Terrier trials are nothing like dog shows you see on TV.
Spayed and neutered "just pets" have gone to the JRTCA Nationals and come home champions. Requirements are minimal...you must
own a Jack Russell Terrier, you must be a member of JRTCA (available at the trial site), and you must want to have fun with
Terrier trials are about fun.
Classes offered at this trial will be Conformation, Racing,
and Go To Ground. If you've attended a fun day, you've participated in Racing and Go To Ground already. If your dog can walk
on a leash, you can enter conformation. If you would like to enter but are unsure what classes you can/should enter, email
or call me or ask at the registration table at the trial. We'll gladly help you figure out which classes to enter and get
you ready to enjoy your first terrier trial!
Each day is a new trial. We invite you to come watch the
events on Saturday and see what terrier trials are about and then you can enter for Sunday. A brief description
of the events offered follow.
Conformation classes are judged much like any other dog show. The winner is the terrier that most closely
matches the breed standard. In addition to conformation and movement, the terrier is judged on temperament; as in all things having to
do with Jack Russells, the best working terrier is being sought. JRTCA sanctioned conformation judges are required to have
an in-depth, first-hand knowledge of terrier work, and understand the importance of the physical characteristics necessary
for a terrier to be useful for the work he was bred to do.
There has been a great increase in the conformation showing of Jack Russells in recent years. Conformation
exhibiting has been very effective in the U.S. in promoting correct conformation according to the breed standard, thereby
improving the quality of the breeding stock in this country. However, while showing is beneficial to the breed in that respect,
the JRTCA designs its trials to keep the working aspects of the terrier in the forefront.
Tips on Conformation Showing
- Make your terrier comfortable on a leash and with strangers
- The condition of your terrier plays an important role in how well your terrier will do in the conformation
- When you are asked to walk your terrier across the ring, walk him. Set your sights on where you want to go
and walk there, briskly. Don't have the leash strung up tightly.
- Keep your attention on what the judge is doing. When the judge is busy, relax your terrier. When the judge
is at the end of the individual examination, get your dog's attention and make sure he's standing alertly.
- No matter what your terrier does when you are showing him, do not reprimand - this will get his tail down.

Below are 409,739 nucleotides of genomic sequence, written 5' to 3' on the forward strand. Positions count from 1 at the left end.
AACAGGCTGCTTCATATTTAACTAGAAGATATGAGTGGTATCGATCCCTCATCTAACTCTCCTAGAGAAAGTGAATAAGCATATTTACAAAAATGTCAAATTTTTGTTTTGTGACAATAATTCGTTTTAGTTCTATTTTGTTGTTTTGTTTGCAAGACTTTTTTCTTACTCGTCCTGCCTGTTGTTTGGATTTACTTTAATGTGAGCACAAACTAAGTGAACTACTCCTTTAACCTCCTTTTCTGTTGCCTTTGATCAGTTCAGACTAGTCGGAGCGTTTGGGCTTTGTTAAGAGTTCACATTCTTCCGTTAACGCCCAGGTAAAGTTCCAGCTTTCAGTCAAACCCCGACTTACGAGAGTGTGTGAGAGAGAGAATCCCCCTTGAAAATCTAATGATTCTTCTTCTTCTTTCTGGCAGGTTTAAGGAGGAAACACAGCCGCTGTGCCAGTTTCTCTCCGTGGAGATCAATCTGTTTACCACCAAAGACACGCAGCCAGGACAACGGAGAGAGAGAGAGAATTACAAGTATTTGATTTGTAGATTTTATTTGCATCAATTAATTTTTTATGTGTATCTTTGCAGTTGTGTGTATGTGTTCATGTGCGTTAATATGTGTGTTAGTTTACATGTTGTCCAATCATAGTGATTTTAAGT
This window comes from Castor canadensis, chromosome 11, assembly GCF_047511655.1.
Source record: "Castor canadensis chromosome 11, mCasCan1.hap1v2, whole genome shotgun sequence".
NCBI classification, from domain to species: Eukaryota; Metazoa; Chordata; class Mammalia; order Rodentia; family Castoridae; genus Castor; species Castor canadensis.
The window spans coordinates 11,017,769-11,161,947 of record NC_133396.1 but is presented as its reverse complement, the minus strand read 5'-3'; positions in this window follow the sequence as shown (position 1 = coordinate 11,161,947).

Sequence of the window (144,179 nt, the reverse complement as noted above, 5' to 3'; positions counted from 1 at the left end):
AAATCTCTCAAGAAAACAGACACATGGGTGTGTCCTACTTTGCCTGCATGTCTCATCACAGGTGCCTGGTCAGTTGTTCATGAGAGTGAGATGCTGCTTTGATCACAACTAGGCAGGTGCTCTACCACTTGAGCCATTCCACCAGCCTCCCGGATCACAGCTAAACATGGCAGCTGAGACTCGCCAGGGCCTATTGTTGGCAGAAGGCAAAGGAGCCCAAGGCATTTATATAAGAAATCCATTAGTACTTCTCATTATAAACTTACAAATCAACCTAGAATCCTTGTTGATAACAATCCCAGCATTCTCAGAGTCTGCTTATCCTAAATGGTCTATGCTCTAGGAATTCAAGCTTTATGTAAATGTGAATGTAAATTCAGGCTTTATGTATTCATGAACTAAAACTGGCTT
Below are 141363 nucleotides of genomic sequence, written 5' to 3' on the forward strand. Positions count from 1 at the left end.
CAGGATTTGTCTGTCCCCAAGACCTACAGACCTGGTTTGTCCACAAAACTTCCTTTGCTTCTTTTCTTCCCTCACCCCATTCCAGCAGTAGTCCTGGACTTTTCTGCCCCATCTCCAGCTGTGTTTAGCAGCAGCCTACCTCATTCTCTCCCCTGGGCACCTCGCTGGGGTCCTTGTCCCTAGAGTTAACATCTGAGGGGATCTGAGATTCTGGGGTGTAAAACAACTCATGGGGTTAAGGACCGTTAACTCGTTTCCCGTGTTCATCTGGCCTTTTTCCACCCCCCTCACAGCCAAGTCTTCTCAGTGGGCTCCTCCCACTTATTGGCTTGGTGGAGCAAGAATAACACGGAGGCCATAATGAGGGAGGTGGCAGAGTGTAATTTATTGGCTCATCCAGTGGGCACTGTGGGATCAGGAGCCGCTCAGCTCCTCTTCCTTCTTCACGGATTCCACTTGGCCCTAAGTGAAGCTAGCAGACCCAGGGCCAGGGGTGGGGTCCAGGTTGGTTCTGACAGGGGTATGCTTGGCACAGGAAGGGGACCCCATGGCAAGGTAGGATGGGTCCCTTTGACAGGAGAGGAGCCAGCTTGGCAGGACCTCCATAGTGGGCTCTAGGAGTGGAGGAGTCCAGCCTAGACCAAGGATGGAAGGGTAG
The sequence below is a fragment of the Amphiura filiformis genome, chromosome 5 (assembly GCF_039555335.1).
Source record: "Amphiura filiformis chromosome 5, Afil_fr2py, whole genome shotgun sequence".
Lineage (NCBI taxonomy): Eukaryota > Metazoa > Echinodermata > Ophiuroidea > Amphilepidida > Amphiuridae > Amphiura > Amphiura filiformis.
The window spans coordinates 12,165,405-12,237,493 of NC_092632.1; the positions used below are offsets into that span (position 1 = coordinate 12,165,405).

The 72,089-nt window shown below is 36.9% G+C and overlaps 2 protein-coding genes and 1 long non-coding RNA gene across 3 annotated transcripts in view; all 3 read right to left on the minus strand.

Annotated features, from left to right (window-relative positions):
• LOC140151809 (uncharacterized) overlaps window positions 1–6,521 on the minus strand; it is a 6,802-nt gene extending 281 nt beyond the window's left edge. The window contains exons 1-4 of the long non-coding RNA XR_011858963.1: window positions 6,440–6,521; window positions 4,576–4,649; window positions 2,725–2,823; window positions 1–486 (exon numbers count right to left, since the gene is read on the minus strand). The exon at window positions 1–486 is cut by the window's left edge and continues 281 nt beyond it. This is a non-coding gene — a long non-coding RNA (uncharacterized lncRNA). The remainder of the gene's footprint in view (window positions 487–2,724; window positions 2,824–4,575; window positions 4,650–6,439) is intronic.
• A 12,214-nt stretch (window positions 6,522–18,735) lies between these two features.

- Make sure there is adequate space between your terrier and the ones on either side.
- Be a good sport and congratulate those who beat you. If you're a winner, win with dignity.
Go To Ground:
Everything about the Jack Russell has fox hunting in mind....coloring, conformation, character,
and intelligence. The body is compact, of totally balanced proportions, the shoulders clean, the legs straight, and most importantly,
a small chest (easily spannable by average size hands at the widest part behind the shoulders). The Jack Russell must also
be totally flexible, allowing him to maneuver underground. This conformation allows the terrier to follow his quarry down
narrow earths. The fox is a good model for the Jack Russell-where the fox can go, so must the terrier. Although originally
bred for fox hunting, the Jack Russell is a versatile working terrier to a variety of quarry including red and grey fox, raccoon
The Go-To-Ground (GTG) trial event was designed to simulate and test a Jack Russell's ability to hunt
and work underground. It is a matter of opinion as to whether a good Go-to-Ground terrier will make a good hunting terrier
(or visa versa). It is the closest some terriers may ever get to any type of "work". Although it really is more or less a
game for the terriers, it is a good training step towards the day your terrier may do real earthwork. It stimulates the natural
instinct to do what they were bred for, to hunt!
The terrier is placed in front of an artificial hole (the tunnel is usually made of wood and appears
to be an opening to the earth). All four of the terrier's feet must be touching the ground. The GTG judge will instruct the
handler to release the terrier when the handler and terrier are ready. The terrier will move through the tunnel as fast as
it can. The end of the tunnel has a grate over the opening to keep the terrier from attacking the quarry - a rat in a cage.
The GTG judge times the terrier from the moment it is released until it begins to "mark" the quarry (i.e., bark, whine, scratch,